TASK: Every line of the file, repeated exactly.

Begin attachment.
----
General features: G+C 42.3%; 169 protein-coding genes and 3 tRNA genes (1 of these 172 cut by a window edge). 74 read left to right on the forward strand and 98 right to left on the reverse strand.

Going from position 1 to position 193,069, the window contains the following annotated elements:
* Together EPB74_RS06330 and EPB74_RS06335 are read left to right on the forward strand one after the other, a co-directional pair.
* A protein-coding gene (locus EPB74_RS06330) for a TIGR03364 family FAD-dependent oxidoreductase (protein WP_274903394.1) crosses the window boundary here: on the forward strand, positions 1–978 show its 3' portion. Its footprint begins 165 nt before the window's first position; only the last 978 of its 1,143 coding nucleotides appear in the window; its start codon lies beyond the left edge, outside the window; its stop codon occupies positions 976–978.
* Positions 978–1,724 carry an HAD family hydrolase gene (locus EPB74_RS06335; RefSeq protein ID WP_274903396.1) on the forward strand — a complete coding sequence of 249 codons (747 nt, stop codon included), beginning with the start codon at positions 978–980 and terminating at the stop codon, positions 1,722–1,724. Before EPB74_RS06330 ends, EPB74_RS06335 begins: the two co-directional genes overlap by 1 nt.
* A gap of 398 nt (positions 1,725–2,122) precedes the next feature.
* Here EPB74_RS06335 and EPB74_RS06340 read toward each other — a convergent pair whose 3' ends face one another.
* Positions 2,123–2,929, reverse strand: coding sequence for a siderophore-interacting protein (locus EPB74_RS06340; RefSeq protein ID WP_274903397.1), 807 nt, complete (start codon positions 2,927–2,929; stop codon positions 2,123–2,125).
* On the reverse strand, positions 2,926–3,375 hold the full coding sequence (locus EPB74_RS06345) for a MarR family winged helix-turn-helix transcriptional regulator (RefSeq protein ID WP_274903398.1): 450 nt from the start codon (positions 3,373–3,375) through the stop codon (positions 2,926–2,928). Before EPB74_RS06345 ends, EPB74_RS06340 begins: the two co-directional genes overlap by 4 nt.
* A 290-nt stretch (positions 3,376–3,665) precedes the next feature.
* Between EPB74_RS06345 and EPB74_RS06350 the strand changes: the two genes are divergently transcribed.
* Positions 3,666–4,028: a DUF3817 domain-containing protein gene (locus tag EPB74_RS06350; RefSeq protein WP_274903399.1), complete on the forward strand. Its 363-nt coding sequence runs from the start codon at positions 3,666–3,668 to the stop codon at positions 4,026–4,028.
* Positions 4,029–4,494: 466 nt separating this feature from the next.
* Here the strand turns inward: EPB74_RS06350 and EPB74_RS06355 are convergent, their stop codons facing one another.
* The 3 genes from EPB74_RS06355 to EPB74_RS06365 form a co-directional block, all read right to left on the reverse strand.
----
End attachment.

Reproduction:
General features: G+C 42.3%; 169 protein-coding genes and 3 tRNA genes (1 of these 172 cut by a window edge). 74 read left to right on the forward strand and 98 right to left on the reverse strand.

Going from position 1 to position 193,069, the window contains the following annotated elements:
* Together EPB74_RS06330 and EPB74_RS06335 are read left to right on the forward strand one after the other, a co-directional pair.
* A protein-coding gene (locus EPB74_RS06330) for a TIGR03364 family FAD-dependent oxidoreductase (protein WP_274903394.1) crosses the window boundary here: on the forward strand, positions 1–978 show its 3' portion. Its footprint begins 165 nt before the window's first position; only the last 978 of its 1,143 coding nucleotides appear in the window; its start codon lies beyond the left edge, outside the window; its stop codon occupies positions 976–978.
* Positions 978–1,724 carry an HAD family hydrolase gene (locus EPB74_RS06335; RefSeq protein ID WP_274903396.1) on the forward strand — a complete coding sequence of 249 codons (747 nt, stop codon included), beginning with the start codon at positions 978–980 and terminating at the stop codon, positions 1,722–1,724. Before EPB74_RS06330 ends, EPB74_RS06335 begins: the two co-directional genes overlap by 1 nt.
* A gap of 398 nt (positions 1,725–2,122) precedes the next feature.
* Here EPB74_RS06335 and EPB74_RS06340 read toward each other — a convergent pair whose 3' ends face one another.
* Positions 2,123–2,929, reverse strand: coding sequence for a siderophore-interacting protein (locus EPB74_RS06340; RefSeq protein ID WP_274903397.1), 807 nt, complete (start codon positions 2,927–2,929; stop codon positions 2,123–2,125).
* On the reverse strand, positions 2,926–3,375 hold the full coding sequence (locus EPB74_RS06345) for a MarR family winged helix-turn-helix transcriptional regulator (RefSeq protein ID WP_274903398.1): 450 nt from the start codon (positions 3,373–3,375) through the stop codon (positions 2,926–2,928). Before EPB74_RS06345 ends, EPB74_RS06340 begins: the two co-directional genes overlap by 4 nt.
* A 290-nt stretch (positions 3,376–3,665) precedes the next feature.
* Between EPB74_RS06345 and EPB74_RS06350 the strand changes: the two genes are divergently transcribed.
* Positions 3,666–4,028: a DUF3817 domain-containing protein gene (locus tag EPB74_RS06350; RefSeq protein WP_274903399.1), complete on the forward strand. Its 363-nt coding sequence runs from the start codon at positions 3,666–3,668 to the stop codon at positions 4,026–4,028.
* Positions 4,029–4,494: 466 nt separating this feature from the next.
* Here the strand turns inward: EPB74_RS06350 and EPB74_RS06355 are convergent, their stop codons facing one another.
* The 3 genes from EPB74_RS06355 to EPB74_RS06365 form a co-directional block, all read right to left on the reverse strand.